Errol Flynn starred in at least 4 movies which ended with magnificent sword fights--two of them against Basil Rathbone, the best swordsman in Hollywood at the time. All of these fights were "real" and carefully choreographed by fencing experts. Certainly I have never seen a modern movie with such accurate, ferocious and extended sword fights. No doubt a modern movie would do it all on the computer--and that would dilute and trivialize what should have been a life and death struggle. For your entertainment and consideration, I have put below the two sword fights from "Captain Blood" and "The Adventures of Robin Hood" (both between Errol Flynn and Basil Rathbone). Such care was taken over the filming of the latter movie that from its "look" it could have been filmed just ten years ago rather than 70. Is it possible that in 50 years time students of film will look back on these old movies as being more veracious in their action sequences than the computer generated antics of today's film world?

* Curtiz, who was Hungarian and famous for his picturesque English, is credited by Niven as speaking the now famous line "Bring on the empty horses" at the end of the charge.

Saturday, May 10, 2008

The Season in Retrospect

It has certainly been a season of non stop interest and kudos should go to Benitez once again for maintaining interest until almost the very end of the season. Highlights were the victories over Inter Milan and Arsenal in the later stages of the Champions League and the earlier thrashings of Porto (4-1), Marseilles (4-0) and Besiktas (8-0). Even the semi-final loss to Chelsea was in no way shameful. The team was unlucky to concede at home in the 95th minute and, after that, they were always chasing the game at Stamford Bridge. Going down 3-2 at Chelsea was disappointing, but provided the neutral fan with some great football and some great goals. If the team didn't seem quite so tight at the back as in previous seasons, this was compensated for by some marvellous attacking displays. Of course, new boy, Fernando Torres was the star with 32 goals, but Rafa's other new signings did a good job too. Babel, is clearly a diamond in the rough and can only get better, while the wiles of Yossi Benayoun also frequently bamboozled the opposition. Both players, very creditably, scored 10 goals each in all competitions. Vorronin, another new boy, was less successful but he was frequently injured and did show the odd flash of quality from time to time. Skrtel settled in quickly and put in some mature defensive displays against the best teams in Europe in the latter part of the season.

The Liverpool old guard enjoyed mixed fortunes this season. Gerrard was his usual consistent self and contributed 21 goals from midfield. Alonso, on the other hand, suffered a loss of form after injury and struggled to regain his place in the side due to the success of Mascherano and Brazilian new boy, Lucas Leiva. There have been rumours about his imminent departure, but all true Liverpool supporters will hope that Benitez convinces him to stay as Xabi, at his best, is undoubtedly a world class player. Carragher sometimes seemed more fallible than usual this season and his loss of form in the middle of the season undoubtedly saw Liverpool drawing several games they should have won. The season long injury to Agger was an immense blow as his speed and guile had become an important factor in the linking up of defense and attack. Hyppia, once again, was immense and everyone connected with the club will be delighted that he has won another contract at the age of 34. Crouch's frustration was apparent to everybody, as he struggled to get a game while Torres was blowing away defense after defense. In spite of this, the England player still picked up 11 goals and no one will blame him if he decides to play his football elsewhere next season--though personally I hope he stays. The much reviled Dirk Kuyt reinvented himself as a winger this year and enjoyed something of a renaissance, scoring crucial goals against Inter Milan, Arsenal and Chelsea. All in all, he scored 10 goals and showed himself to be a great team player and a man for the big occasion. Liverpool finished the season as the top scorers in England with 117 goals in all competitions (with one game left to play as I write). In spite of this, in the PL the team once again failed to compete and come next season, Benitez's fifth in charge, more will be expected in this regard. In a nutshell, RB doesn't need to win the PL but he does need to be seen to mount a serious challenge.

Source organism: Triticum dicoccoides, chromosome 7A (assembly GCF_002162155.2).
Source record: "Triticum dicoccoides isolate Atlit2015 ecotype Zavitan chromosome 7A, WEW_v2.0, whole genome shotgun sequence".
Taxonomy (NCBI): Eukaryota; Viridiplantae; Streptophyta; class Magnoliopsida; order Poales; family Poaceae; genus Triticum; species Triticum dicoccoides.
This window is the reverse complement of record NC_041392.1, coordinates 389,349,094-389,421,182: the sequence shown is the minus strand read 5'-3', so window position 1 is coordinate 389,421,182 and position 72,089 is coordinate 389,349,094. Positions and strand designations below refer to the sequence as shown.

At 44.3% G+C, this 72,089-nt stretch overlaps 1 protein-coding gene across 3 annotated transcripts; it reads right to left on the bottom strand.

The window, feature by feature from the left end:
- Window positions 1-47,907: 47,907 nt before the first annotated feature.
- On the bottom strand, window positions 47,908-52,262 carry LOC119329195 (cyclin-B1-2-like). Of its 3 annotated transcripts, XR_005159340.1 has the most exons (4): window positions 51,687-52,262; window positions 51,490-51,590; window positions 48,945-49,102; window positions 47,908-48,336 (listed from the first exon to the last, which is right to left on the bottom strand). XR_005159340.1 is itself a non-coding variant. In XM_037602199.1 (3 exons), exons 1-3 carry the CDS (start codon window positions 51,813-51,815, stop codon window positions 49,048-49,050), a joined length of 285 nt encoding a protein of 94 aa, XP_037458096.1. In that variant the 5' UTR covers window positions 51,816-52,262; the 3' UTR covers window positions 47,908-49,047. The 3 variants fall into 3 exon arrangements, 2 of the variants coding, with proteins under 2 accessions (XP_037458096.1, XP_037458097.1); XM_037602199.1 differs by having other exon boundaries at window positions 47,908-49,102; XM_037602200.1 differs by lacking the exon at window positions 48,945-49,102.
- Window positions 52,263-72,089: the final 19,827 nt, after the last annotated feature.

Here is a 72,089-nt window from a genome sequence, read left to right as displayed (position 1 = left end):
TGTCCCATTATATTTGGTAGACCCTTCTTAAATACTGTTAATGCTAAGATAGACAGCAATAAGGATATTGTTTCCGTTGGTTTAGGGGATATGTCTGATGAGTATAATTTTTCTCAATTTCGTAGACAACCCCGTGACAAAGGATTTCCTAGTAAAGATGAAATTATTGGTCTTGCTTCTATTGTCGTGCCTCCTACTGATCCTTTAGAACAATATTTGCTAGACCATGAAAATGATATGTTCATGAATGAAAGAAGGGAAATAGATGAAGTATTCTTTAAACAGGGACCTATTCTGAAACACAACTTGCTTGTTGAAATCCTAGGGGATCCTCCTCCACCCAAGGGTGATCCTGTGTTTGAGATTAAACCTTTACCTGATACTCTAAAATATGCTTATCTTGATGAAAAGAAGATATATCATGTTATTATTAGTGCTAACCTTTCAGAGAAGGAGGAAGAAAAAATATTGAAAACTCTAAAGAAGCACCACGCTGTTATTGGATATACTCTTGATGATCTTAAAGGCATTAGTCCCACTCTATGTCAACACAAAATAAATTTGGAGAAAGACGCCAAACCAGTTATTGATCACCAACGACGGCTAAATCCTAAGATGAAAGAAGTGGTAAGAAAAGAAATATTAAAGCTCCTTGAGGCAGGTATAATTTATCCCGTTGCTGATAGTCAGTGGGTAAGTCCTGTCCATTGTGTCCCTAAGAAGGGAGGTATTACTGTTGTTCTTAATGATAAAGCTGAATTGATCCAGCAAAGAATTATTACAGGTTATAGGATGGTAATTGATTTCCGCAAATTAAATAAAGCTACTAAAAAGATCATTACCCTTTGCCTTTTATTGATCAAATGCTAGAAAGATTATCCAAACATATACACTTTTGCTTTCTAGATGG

This leaves us with only the off-field antics to consider. Off the field, Liverpool FC was something of a soap opera this year and everyone who wishes the club well, will hope that this circus doesn't continue into the new season. First, there was the much publicised row between Rafa and the Americans and the coach was almost forced out. After that, Gillet tried to sell his shares to DIC and was blocked by Hicks. The latter then declared his intention to buy his partner out himself, but so far he's been unable to raise the necessary finance. Meanwhile, Rick Parry's erstwhile untouchable position was well and truly compromised when Hicks demanded his resignation for incompetence. Parry refused and Hicks couldn't force him out as he didn't have sufficient backing on the board. What happens from here on in is anyone's guess, but supporters will hope that Messrs. Hicks and Gillet can at least agree on a transfer budget for the close season. Next season promises to be a good one for the club with players like Torres, Babel, Mascherano and Skrtel having come of age this year. There is a feeling of optimism at the club; a general sense that Rafael Benitez is just one or two major signings from creating a team capable of challenging for every honour in the game. Let's just hope that the Hicks-Gillet tragi-comedy doesn't put a spoke in the wheel of it all!